Gains in Housing Market Expand Gateway to Credit Unions
Thanks to the real estate bubble and its aftermath in the Great Recession, housing finance has become an increasingly important driver for credit union membership, according to credit union executives around the country.
While for most of the last 40 years, higher interest savings accounts and certificates of deposit, combined with lower interest checking accounts and auto loans have been the most common reasons consumers have joined credit unions, some say more people are becoming members to either finance a home purchase or refinance an existing mortgage.
They are doing so even though some credit unions have still not made mortgage lending a higher priority in their overall membership marketing.
“I think we are seeing a real reversal in the usual order that has been in place the last 30 years that I have been working with credit unions,” said Robert Dorsa, president of the American Credit Union Mortgage Association in Las Vegas. “Mortgages used to be farther down on members’ priority lists because, in part, credit unions only began to offer mortgage loans a short time ago, compared to banks.”
Even after credit unions gained the ability to make mortgage loans in 1977, many members didn’t even know their credit unions offered them, Dorsa said.
“But now consumers are discovering credit unions can meet their housing finance needs at about the same time they are discovering credit unions as the source of local and trusted financial services that they want. There is a real synergy there.”
Dorsa observed that credit unions have understood the reasons underlying this change in member priorities for some time. The collapse of the housing finance industry drove out many of the independent mortgage brokerage firms that used to be an important wedge of competition for housing finance. It left many markets with a housing finance vacuum that credit unions filled.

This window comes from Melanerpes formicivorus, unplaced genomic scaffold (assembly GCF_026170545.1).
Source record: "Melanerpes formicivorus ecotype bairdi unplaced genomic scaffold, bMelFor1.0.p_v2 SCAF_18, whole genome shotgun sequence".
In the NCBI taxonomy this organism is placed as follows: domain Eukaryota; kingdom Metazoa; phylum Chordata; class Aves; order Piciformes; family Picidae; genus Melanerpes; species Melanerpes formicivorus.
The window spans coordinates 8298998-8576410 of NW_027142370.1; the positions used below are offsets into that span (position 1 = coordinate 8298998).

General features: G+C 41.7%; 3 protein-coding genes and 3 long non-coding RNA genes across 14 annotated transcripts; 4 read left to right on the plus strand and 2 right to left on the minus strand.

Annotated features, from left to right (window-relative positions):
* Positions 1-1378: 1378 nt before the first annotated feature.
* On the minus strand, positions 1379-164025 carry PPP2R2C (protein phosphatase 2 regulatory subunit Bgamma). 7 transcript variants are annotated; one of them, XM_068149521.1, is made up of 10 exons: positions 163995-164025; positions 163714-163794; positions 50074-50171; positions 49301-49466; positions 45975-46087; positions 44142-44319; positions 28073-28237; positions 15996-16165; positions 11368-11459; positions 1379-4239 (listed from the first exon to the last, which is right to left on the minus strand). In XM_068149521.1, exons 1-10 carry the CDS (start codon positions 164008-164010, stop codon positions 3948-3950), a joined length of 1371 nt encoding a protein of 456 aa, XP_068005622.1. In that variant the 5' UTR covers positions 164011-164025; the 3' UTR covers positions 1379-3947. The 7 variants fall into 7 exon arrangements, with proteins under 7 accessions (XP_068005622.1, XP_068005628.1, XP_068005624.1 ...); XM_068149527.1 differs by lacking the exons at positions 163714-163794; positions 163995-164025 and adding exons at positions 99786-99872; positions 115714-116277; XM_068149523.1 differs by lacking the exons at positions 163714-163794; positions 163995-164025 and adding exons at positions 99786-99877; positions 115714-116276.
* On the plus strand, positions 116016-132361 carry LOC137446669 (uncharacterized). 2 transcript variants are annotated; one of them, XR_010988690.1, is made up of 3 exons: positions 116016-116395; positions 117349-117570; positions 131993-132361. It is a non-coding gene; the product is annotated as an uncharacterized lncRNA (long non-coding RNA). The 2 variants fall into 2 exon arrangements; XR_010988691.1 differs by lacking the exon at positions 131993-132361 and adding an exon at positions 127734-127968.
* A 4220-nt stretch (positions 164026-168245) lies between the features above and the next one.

In addition, while credit unions saw their share of the mortgage market stagnate in the middle of the real estate bubble, they also avoided the risky mortgage products that later got some consumers in trouble, Dorsa recounted. When the dust cleared from the real estate collapse, credit unions were left standing in a much emptier market and carrying a reputation with consumers that is brighter than it may have ever been, he noted.
Add in some reluctance or inability among banks to get back into the mortgage business at the same pace as before and the result has been a bonanza that has the promise to reshape at least part of the credit union industry.
“We have never seen anything quite like it,” said Mike Valentine, president/CEO of the 162,000 member, $1.7 billion Baxter Credit Union, in Vernon Hills, Ill.
Although a long-time mortgage powerhouse, Valentine reported that Baxter’s housing finance staff has been running to keep up with the demand the credit union has seen over the last 18 to 24 months.
Baxter made over $1 billion in mortgage loans in 2010, before falling back to $581 million in 2011 and standing at $392 million as of the end of June 2012, according to data from the NCUA. Valentine said the credit union is on track to double last year’s volume.